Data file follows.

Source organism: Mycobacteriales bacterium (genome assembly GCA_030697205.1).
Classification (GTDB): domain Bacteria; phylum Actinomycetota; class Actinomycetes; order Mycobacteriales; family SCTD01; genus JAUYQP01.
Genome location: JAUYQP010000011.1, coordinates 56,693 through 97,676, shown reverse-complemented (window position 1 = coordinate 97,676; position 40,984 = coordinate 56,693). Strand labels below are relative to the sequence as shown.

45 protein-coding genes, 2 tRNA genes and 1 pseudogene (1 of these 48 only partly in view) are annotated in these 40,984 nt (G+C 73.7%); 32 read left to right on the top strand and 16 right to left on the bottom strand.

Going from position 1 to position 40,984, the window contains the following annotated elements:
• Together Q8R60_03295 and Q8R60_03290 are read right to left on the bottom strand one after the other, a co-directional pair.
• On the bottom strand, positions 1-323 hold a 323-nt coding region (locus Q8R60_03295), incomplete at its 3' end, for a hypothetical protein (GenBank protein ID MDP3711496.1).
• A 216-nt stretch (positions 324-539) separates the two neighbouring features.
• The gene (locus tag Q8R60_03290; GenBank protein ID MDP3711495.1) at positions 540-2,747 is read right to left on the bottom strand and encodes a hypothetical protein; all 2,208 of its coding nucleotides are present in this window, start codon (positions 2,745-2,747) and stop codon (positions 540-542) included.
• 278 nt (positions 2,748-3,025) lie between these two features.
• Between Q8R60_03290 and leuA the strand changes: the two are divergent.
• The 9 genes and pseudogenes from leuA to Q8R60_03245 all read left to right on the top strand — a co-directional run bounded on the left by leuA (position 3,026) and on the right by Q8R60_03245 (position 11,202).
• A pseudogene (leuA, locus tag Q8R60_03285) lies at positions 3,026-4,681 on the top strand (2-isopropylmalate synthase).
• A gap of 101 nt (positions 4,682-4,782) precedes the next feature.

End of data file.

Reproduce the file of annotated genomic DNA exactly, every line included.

Source organism: Mycobacteriales bacterium (genome assembly GCA_030697205.1).
Classification (GTDB): domain Bacteria; phylum Actinomycetota; class Actinomycetes; order Mycobacteriales; family SCTD01; genus JAUYQP01.
Genome location: JAUYQP010000011.1, coordinates 56,693 through 97,676, shown reverse-complemented (window position 1 = coordinate 97,676; position 40,984 = coordinate 56,693). Strand labels below are relative to the sequence as shown.

45 protein-coding genes, 2 tRNA genes and 1 pseudogene (1 of these 48 only partly in view) are annotated in these 40,984 nt (G+C 73.7%); 32 read left to right on the top strand and 16 right to left on the bottom strand.

Going from position 1 to position 40,984, the window contains the following annotated elements:
• Together Q8R60_03295 and Q8R60_03290 are read right to left on the bottom strand one after the other, a co-directional pair.
• On the bottom strand, positions 1-323 hold a 323-nt coding region (locus Q8R60_03295), incomplete at its 3' end, for a hypothetical protein (GenBank protein ID MDP3711496.1).
• A 216-nt stretch (positions 324-539) separates the two neighbouring features.
• The gene (locus tag Q8R60_03290; GenBank protein ID MDP3711495.1) at positions 540-2,747 is read right to left on the bottom strand and encodes a hypothetical protein; all 2,208 of its coding nucleotides are present in this window, start codon (positions 2,745-2,747) and stop codon (positions 540-542) included.
• 278 nt (positions 2,748-3,025) lie between these two features.
• Between Q8R60_03290 and leuA the strand changes: the two are divergent.
• The 9 genes and pseudogenes from leuA to Q8R60_03245 all read left to right on the top strand — a co-directional run bounded on the left by leuA (position 3,026) and on the right by Q8R60_03245 (position 11,202).
• A pseudogene (leuA, locus tag Q8R60_03285) lies at positions 3,026-4,681 on the top strand (2-isopropylmalate synthase).
• A gap of 101 nt (positions 4,682-4,782) precedes the next feature.